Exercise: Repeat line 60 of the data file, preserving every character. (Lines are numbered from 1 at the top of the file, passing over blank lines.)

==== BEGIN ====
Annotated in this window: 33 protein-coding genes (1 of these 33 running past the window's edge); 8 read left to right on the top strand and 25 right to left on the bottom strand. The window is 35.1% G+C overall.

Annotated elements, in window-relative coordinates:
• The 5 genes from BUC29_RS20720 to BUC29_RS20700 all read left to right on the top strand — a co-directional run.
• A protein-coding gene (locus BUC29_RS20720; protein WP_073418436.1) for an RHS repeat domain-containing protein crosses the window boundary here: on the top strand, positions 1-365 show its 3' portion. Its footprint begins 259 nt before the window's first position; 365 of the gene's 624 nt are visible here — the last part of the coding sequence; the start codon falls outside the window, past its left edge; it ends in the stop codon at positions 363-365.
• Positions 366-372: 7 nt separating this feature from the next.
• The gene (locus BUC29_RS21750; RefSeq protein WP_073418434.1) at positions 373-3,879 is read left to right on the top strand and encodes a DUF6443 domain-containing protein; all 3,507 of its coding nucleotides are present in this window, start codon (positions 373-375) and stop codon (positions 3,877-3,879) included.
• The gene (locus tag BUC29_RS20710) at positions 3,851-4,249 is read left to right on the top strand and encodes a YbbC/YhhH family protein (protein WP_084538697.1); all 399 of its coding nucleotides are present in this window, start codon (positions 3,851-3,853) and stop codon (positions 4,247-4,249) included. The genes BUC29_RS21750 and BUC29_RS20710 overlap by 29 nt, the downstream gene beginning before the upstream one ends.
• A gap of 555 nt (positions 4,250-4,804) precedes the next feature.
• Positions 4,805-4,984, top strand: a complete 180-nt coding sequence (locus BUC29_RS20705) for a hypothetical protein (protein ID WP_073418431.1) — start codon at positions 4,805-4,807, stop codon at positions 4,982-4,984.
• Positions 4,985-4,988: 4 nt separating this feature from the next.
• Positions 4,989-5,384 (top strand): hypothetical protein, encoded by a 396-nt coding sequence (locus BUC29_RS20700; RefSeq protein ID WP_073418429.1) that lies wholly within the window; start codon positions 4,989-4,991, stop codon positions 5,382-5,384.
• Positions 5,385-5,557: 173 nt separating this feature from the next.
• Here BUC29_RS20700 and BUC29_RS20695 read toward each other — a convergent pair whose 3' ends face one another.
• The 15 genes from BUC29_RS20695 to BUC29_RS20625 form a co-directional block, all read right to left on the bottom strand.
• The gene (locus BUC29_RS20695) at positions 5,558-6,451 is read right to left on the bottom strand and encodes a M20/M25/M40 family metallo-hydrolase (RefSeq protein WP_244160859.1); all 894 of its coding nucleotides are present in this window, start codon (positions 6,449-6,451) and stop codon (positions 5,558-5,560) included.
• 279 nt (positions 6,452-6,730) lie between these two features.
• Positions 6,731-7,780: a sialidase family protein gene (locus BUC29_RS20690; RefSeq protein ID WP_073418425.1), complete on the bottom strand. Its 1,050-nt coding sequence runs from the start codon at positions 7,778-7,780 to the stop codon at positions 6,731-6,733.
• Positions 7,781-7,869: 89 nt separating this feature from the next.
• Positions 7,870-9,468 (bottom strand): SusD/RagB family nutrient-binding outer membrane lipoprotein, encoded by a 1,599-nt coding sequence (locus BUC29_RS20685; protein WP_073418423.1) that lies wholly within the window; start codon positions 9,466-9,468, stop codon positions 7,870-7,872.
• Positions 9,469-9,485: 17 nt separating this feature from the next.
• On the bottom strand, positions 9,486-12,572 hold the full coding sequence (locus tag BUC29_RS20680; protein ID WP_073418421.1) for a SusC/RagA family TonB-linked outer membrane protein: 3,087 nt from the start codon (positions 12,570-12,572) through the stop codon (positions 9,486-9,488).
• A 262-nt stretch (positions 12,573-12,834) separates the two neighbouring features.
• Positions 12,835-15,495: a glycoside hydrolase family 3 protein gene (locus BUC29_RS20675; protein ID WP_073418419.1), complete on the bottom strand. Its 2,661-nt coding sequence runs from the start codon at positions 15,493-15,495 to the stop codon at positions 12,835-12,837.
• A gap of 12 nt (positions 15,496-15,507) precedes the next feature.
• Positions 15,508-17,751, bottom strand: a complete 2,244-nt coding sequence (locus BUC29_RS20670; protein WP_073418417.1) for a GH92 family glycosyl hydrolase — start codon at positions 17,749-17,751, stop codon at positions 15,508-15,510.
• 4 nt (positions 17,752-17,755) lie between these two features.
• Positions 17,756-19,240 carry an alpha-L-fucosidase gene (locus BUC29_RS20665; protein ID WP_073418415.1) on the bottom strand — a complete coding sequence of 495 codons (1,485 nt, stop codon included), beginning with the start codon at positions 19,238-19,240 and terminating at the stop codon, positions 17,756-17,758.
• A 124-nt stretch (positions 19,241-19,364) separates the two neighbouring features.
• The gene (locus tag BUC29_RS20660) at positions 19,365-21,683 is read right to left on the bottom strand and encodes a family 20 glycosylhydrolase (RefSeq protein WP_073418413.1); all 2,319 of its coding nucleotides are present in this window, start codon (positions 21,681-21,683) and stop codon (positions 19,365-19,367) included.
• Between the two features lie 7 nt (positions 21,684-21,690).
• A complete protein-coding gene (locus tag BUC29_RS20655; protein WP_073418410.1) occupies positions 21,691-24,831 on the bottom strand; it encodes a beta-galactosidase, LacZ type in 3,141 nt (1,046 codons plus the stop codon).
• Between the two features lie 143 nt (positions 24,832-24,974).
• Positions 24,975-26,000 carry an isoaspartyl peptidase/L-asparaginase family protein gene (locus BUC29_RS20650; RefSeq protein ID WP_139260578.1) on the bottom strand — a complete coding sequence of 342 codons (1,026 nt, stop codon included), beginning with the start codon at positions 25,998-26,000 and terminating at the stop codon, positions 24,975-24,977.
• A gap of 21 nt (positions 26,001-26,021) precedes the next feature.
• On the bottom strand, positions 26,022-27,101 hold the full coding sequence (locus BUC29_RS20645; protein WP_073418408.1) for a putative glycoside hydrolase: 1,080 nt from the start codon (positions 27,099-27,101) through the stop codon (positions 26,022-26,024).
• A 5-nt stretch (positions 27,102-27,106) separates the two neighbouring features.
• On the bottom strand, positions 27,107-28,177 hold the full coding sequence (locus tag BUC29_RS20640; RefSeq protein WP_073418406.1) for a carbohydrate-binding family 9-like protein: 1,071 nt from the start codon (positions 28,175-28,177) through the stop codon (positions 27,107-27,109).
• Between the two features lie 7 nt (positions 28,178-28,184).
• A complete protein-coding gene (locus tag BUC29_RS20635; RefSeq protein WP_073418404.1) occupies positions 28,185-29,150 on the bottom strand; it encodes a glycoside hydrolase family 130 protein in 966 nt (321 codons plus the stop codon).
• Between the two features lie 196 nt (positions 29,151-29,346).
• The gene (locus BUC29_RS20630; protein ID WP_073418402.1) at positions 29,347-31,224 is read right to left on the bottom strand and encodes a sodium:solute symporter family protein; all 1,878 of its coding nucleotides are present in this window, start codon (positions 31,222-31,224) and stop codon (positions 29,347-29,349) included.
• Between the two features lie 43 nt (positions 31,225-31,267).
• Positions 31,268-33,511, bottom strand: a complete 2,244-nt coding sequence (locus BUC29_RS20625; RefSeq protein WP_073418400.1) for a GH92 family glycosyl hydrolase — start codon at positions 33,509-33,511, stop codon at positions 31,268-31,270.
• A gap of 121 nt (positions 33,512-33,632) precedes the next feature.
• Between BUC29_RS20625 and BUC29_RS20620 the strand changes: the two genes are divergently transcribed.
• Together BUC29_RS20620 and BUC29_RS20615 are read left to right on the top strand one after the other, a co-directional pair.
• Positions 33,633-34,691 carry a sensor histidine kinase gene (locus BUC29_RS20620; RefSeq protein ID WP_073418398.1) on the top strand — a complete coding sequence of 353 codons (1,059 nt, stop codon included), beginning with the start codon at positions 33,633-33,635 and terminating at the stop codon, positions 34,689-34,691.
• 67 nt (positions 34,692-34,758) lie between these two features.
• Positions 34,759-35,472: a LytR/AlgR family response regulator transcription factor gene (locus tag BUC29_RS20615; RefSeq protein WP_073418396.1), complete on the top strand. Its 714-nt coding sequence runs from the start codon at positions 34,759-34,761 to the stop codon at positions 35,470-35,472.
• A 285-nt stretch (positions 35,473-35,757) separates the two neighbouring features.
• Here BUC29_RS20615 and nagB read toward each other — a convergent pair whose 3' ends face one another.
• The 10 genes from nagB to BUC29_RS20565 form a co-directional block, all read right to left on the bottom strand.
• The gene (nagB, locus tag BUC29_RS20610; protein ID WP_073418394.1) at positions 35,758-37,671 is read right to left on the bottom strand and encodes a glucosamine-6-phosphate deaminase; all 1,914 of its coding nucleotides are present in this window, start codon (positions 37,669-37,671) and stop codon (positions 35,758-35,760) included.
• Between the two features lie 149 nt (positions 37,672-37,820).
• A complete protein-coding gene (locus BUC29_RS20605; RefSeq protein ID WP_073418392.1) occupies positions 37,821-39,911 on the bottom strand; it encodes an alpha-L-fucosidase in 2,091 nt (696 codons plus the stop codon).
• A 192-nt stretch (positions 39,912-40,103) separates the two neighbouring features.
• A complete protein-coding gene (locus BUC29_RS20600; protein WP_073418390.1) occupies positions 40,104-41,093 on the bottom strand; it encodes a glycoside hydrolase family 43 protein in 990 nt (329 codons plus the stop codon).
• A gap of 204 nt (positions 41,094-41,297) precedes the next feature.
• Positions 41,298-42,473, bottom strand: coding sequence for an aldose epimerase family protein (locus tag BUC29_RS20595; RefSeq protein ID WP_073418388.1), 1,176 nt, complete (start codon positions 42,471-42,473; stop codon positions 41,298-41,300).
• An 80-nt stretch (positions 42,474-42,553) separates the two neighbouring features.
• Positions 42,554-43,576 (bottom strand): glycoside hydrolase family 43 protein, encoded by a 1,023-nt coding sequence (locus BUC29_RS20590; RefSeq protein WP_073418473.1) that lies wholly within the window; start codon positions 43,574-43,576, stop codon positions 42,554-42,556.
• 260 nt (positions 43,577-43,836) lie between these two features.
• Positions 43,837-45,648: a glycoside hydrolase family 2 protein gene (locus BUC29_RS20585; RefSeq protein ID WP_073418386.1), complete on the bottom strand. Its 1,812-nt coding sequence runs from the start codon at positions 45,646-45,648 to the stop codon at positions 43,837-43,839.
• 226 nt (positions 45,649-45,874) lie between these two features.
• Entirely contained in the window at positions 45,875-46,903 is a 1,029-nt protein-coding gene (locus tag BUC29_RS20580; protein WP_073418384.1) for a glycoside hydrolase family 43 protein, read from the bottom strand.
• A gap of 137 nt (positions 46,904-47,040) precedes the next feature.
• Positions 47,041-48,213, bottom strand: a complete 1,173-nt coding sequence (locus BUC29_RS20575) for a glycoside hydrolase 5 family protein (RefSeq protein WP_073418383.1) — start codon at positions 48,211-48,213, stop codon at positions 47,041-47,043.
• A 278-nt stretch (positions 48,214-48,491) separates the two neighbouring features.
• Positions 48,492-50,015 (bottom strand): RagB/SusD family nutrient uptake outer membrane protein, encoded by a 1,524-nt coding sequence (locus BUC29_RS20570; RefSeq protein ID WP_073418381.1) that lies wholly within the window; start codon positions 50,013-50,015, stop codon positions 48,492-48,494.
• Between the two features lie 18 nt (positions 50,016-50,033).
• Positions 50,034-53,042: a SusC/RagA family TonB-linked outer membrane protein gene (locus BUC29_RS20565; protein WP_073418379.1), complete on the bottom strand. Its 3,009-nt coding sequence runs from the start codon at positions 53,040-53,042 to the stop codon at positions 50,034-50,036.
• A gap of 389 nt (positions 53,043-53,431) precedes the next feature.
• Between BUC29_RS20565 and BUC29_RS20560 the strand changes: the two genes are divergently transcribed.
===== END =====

• An 80-nt stretch (positions 42,474-42,553) separates the two neighbouring features.